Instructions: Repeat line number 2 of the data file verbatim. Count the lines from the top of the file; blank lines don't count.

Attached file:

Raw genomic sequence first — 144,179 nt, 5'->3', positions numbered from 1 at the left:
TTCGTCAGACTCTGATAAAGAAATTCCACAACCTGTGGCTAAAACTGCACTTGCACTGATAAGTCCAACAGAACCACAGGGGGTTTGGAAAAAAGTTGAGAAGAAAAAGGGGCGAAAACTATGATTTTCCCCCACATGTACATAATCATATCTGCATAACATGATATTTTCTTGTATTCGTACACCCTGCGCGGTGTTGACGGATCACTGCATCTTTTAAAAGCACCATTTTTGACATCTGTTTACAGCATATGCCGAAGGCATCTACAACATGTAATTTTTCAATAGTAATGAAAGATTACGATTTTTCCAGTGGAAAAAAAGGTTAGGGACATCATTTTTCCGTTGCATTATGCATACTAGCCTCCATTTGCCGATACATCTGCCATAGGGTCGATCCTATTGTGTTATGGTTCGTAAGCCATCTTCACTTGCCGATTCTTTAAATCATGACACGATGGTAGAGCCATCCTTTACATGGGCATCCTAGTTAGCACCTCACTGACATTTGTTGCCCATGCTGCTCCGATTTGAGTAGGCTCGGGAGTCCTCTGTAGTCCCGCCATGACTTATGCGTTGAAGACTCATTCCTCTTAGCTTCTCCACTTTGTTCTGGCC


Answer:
TTCGTCAGACTCTGATAAAGAAATTCCACAACCTGTGGCTAAAACTGCACTTGCACTGATAAGTCCAACAGAACCACAGGGGGTTTGGAAAAAAGTTGAGAAGAAAAAGGGGCGAAAACTATGATTTTCCCCCACATGTACATAATCATATCTGCATAACATGATATTTTCTTGTATTCGTACACCCTGCGCGGTGTTGACGGATCACTGCATCTTTTAAAAGCACCATTTTTGACATCTGTTTACAGCATATGCCGAAGGCATCTACAACATGTAATTTTTCAATAGTAATGAAAGATTACGATTTTTCCAGTGGAAAAAAAGGTTAGGGACATCATTTTTCCGTTGCATTATGCATACTAGCCTCCATTTGCCGATACATCTGCCATAGGGTCGATCCTATTGTGTTATGGTTCGTAAGCCATCTTCACTTGCCGATTCTTTAAATCATGACACGATGGTAGAGCCATCCTTTACATGGGCATCCTAGTTAGCACCTCACTGACATTTGTTGCCCATGCTGCTCCGATTTGAGTAGGCTCGGGAGTCCTCTGTAGTCCCGCCATGACTTATGCGTTGAAGACTCATTCCTCTTAGCTTCTCCACTTTGTTCTGGCC